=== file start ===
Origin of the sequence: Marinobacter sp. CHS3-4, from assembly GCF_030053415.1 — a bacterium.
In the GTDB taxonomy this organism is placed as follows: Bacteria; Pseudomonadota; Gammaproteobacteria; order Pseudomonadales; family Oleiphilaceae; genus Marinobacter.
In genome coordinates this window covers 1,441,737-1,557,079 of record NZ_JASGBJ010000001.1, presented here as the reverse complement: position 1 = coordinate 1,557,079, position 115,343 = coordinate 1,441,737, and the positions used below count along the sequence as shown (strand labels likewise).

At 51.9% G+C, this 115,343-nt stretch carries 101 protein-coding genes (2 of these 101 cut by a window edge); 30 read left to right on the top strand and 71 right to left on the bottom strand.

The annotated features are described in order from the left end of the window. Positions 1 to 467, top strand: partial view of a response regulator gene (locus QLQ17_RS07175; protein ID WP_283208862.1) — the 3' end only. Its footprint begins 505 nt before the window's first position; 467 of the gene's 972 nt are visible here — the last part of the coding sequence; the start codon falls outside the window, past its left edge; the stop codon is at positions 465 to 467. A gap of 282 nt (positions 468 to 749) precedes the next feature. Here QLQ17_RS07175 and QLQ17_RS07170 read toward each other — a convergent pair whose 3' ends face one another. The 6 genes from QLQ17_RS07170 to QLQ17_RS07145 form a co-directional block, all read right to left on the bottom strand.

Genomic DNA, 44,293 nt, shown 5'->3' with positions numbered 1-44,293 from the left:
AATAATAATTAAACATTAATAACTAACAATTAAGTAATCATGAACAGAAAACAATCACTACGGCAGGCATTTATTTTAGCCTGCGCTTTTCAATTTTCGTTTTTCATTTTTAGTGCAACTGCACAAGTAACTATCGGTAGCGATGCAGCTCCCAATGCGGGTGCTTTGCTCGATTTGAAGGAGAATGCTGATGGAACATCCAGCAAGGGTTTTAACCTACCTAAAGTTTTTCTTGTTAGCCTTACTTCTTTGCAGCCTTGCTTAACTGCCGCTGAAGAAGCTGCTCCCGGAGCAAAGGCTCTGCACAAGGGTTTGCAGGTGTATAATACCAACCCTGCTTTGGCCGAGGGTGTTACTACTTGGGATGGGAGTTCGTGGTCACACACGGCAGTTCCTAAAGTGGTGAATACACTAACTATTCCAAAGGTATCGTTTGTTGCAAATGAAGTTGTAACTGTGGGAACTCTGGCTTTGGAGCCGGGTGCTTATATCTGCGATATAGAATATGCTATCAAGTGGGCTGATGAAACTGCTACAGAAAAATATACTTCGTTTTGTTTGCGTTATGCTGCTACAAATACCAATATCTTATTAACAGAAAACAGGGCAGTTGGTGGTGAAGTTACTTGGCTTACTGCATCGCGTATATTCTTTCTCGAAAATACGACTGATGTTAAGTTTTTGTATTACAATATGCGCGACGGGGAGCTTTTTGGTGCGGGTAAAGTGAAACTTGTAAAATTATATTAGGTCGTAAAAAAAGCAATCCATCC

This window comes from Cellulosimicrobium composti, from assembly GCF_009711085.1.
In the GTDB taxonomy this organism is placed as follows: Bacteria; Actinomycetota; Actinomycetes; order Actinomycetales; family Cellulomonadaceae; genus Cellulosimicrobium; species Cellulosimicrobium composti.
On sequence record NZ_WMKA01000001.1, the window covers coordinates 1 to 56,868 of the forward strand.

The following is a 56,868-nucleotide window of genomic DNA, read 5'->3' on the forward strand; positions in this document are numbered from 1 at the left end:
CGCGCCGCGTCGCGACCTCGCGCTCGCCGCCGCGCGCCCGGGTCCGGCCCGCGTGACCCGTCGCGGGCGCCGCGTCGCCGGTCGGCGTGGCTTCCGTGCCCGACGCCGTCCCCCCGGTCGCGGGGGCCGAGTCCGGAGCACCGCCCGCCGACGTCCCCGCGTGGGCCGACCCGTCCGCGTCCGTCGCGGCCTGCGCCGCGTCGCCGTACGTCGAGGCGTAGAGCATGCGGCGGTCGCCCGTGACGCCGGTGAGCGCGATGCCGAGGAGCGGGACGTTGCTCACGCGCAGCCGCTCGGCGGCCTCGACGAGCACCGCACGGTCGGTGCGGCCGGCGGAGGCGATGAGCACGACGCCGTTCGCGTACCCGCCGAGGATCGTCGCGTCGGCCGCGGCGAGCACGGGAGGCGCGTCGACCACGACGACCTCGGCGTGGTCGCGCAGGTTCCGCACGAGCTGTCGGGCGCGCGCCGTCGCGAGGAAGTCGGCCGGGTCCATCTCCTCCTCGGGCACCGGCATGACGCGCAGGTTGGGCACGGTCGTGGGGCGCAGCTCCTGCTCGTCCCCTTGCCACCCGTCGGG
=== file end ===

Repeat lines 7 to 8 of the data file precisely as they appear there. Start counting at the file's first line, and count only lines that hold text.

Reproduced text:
AATAATAATTAAACATTAATAACTAACAATTAAGTAATCATGAACAGAAAACAATCACTACGGCAGGCATTTATTTTAGCCTGCGCTTTTCAATTTTCGTTTTTCATTTTTAGTGCAACTGCACAAGTAACTATCGGTAGCGATGCAGCTCCCAATGCGGGTGCTTTGCTCGATTTGAAGGAGAATGCTGATGGAACATCCAGCAAGGGTTTTAACCTACCTAAAGTTTTTCTTGTTAGCCTTACTTCTTTGCAGCCTTGCTTAACTGCCGCTGAAGAAGCTGCTCCCGGAGCAAAGGCTCTGCACAAGGGTTTGCAGGTGTATAATACCAACCCTGCTTTGGCCGAGGGTGTTACTACTTGGGATGGGAGTTCGTGGTCACACACGGCAGTTCCTAAAGTGGTGAATACACTAACTATTCCAAAGGTATCGTTTGTTGCAAATGAAGTTGTAACTGTGGGAACTCTGGCTTTGGAGCCGGGTGCTTATATCTGCGATATAGAATATGCTATCAAGTGGGCTGATGAAACTGCTACAGAAAAATATACTTCGTTTTGTTTGCGTTATGCTGCTACAAATACCAATATCTTATTAACAGAAAACAGGGCAGTTGGTGGTGAAGTTACTTGGCTTACTGCATCGCGTATATTCTTTCTCGAAAATACGACTGATGTTAAGTTTTTGTATTACAATATGCGCGACGGGGAGCTTTTTGGTGCGGGTAAAGTGAAACTTGTAAAATTATATTAGGTCGTAAAAAAAGCAATCCATCC

This window comes from Cellulosimicrobium composti, from assembly GCF_009711085.1.